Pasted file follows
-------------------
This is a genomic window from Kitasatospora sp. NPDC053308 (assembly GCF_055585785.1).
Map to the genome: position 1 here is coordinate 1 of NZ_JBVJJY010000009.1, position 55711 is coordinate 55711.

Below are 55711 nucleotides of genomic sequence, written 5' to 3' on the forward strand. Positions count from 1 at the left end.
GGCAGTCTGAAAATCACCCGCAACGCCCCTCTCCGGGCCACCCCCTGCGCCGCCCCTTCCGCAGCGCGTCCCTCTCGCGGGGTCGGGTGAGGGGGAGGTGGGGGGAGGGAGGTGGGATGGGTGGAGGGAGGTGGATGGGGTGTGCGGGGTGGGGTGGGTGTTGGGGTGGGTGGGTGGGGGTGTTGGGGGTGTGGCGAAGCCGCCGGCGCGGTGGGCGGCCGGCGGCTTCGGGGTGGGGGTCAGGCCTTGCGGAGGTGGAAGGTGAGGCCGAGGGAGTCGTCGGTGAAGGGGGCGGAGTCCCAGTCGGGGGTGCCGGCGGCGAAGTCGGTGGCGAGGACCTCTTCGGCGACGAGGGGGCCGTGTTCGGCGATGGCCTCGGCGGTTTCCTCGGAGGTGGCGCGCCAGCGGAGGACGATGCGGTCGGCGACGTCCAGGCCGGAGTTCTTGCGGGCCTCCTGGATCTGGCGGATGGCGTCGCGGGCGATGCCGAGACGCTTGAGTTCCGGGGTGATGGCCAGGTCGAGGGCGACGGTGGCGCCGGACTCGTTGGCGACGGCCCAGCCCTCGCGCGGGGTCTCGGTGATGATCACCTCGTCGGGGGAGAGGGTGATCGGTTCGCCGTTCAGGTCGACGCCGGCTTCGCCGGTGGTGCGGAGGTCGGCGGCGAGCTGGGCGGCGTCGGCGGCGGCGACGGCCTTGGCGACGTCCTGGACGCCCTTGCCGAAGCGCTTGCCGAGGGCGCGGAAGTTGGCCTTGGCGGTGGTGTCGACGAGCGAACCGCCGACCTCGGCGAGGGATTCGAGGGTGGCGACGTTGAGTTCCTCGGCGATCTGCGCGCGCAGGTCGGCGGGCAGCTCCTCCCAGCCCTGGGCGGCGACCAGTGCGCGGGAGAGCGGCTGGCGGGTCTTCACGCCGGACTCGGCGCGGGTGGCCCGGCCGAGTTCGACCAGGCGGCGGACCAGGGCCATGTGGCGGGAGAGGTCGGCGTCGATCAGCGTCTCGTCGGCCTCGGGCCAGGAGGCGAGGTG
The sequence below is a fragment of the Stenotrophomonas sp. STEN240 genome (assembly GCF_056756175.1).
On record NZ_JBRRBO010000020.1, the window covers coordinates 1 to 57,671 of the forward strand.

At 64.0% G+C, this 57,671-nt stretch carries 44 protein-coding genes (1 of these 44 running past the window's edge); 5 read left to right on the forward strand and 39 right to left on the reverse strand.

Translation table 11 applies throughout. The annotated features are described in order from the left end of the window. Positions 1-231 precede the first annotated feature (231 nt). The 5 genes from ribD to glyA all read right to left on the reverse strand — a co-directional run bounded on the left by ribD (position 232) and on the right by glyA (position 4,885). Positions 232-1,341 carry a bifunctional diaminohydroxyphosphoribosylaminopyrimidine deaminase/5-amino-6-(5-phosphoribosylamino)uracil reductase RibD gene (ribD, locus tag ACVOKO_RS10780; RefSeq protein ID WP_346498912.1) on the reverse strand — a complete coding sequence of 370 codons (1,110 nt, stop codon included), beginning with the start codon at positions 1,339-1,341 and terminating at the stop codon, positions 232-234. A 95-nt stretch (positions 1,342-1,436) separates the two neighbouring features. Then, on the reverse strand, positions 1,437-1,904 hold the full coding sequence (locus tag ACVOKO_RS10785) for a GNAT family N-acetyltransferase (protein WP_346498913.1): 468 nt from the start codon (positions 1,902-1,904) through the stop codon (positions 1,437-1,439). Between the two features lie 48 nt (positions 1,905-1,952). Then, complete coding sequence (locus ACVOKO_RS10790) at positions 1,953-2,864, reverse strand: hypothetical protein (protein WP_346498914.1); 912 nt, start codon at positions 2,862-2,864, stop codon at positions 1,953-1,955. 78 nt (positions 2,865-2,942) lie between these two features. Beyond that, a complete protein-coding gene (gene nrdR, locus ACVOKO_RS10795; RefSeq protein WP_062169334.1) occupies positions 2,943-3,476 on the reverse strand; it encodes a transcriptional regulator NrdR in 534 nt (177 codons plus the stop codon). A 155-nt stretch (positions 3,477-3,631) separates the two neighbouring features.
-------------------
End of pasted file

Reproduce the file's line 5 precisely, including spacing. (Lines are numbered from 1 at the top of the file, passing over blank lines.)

The sequence below is a fragment of the Stenotrophomonas sp. STEN240 genome (assembly GCF_056756175.1).